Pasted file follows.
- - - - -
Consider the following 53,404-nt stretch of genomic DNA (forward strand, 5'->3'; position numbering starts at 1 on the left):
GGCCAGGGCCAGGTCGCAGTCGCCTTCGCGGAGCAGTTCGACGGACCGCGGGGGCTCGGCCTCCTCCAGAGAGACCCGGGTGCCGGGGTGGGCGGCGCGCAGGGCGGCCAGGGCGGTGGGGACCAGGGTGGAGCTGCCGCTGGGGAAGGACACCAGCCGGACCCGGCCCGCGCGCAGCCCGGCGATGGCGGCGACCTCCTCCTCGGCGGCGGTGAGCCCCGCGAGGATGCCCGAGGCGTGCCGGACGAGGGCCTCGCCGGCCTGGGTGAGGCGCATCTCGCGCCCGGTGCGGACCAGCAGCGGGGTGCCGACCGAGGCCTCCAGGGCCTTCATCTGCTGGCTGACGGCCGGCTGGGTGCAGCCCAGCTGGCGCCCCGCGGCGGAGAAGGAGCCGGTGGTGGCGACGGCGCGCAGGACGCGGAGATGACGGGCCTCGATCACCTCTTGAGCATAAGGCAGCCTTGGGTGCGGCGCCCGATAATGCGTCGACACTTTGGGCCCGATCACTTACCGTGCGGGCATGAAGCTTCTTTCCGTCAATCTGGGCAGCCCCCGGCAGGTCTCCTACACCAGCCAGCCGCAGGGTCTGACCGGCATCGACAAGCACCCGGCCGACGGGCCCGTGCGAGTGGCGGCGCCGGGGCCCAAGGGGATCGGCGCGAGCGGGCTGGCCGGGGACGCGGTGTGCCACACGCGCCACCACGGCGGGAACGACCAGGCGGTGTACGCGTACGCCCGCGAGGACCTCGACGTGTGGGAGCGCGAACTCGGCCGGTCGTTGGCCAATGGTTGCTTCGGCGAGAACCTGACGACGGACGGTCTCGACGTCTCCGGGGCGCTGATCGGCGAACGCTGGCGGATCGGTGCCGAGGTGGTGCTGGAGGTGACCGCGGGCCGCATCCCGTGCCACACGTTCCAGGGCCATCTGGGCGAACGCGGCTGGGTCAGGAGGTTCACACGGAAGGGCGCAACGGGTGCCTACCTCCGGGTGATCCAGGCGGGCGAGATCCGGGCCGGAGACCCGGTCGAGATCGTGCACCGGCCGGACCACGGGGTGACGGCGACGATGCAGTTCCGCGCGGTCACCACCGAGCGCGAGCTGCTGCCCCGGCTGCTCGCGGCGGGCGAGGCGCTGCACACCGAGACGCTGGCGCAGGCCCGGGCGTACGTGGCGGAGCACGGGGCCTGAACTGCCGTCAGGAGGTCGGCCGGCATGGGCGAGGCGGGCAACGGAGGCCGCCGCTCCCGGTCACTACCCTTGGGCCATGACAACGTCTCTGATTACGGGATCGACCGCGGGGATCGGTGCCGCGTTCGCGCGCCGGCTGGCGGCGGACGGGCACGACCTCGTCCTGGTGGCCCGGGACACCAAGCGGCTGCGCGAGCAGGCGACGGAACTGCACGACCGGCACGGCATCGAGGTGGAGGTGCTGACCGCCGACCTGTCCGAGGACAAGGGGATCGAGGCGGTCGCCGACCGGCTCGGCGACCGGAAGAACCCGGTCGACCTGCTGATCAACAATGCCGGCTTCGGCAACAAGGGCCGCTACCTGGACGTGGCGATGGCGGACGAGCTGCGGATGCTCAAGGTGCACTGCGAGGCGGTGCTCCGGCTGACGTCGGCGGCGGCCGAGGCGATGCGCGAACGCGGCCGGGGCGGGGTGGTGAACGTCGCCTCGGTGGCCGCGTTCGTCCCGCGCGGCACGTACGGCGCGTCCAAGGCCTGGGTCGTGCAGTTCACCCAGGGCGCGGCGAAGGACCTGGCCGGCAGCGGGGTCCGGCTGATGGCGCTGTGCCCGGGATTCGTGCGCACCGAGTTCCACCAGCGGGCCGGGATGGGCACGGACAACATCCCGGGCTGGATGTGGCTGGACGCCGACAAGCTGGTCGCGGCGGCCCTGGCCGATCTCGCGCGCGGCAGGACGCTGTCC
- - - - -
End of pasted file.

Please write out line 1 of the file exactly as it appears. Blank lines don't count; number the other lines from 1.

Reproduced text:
Consider the following 53,404-nt stretch of genomic DNA (forward strand, 5'->3'; position numbering starts at 1 on the left):